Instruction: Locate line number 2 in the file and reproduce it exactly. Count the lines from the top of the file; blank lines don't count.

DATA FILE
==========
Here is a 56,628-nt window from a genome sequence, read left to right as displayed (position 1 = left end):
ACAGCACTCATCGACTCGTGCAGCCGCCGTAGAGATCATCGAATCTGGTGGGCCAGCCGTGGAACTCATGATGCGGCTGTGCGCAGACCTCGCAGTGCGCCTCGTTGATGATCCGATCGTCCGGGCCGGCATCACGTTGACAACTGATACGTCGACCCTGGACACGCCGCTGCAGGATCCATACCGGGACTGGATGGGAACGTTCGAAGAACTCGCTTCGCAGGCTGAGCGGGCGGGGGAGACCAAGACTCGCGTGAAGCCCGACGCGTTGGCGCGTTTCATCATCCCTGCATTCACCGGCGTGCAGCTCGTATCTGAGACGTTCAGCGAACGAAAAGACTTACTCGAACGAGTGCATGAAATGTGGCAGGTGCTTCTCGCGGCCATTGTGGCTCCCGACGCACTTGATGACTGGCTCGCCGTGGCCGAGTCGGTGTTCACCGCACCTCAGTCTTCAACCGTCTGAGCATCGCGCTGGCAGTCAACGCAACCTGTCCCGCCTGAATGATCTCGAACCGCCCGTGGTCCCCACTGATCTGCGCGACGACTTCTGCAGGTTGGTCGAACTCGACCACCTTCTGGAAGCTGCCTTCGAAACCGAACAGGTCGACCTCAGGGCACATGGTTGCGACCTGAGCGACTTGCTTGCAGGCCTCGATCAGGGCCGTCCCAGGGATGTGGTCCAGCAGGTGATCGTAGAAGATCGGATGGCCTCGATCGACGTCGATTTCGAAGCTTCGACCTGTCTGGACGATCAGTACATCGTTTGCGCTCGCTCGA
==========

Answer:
ACAGCACTCATCGACTCGTGCAGCCGCCGTAGAGATCATCGAATCTGGTGGGCCAGCCGTGGAACTCATGATGCGGCTGTGCGCAGACCTCGCAGTGCGCCTCGTTGATGATCCGATCGTCCGGGCCGGCATCACGTTGACAACTGATACGTCGACCCTGGACACGCCGCTGCAGGATCCATACCGGGACTGGATGGGAACGTTCGAAGAACTCGCTTCGCAGGCTGAGCGGGCGGGGGAGACCAAGACTCGCGTGAAGCCCGACGCGTTGGCGCGTTTCATCATCCCTGCATTCACCGGCGTGCAGCTCGTATCTGAGACGTTCAGCGAACGAAAAGACTTACTCGAACGAGTGCATGAAATGTGGCAGGTGCTTCTCGCGGCCATTGTGGCTCCCGACGCACTTGATGACTGGCTCGCCGTGGCCGAGTCGGTGTTCACCGCACCTCAGTCTTCAACCGTCTGAGCATCGCGCTGGCAGTCAACGCAACCTGTCCCGCCTGAATGATCTCGAACCGCCCGTGGTCCCCACTGATCTGCGCGACGACTTCTGCAGGTTGGTCGAACTCGACCACCTTCTGGAAGCTGCCTTCGAAACCGAACAGGTCGACCTCAGGGCACATGGTTGCGACCTGAGCGACTTGCTTGCAGGCCTCGATCAGGGCCGTCCCAGGGATGTGGTCCAGCAGGTGATCGTAGAAGATCGGATGGCCTCGATCGACGTCGATTTCGAAGCTTCGACCTGTCTGGACGATCAGTACATCGTTTGCGCTCGCTCGA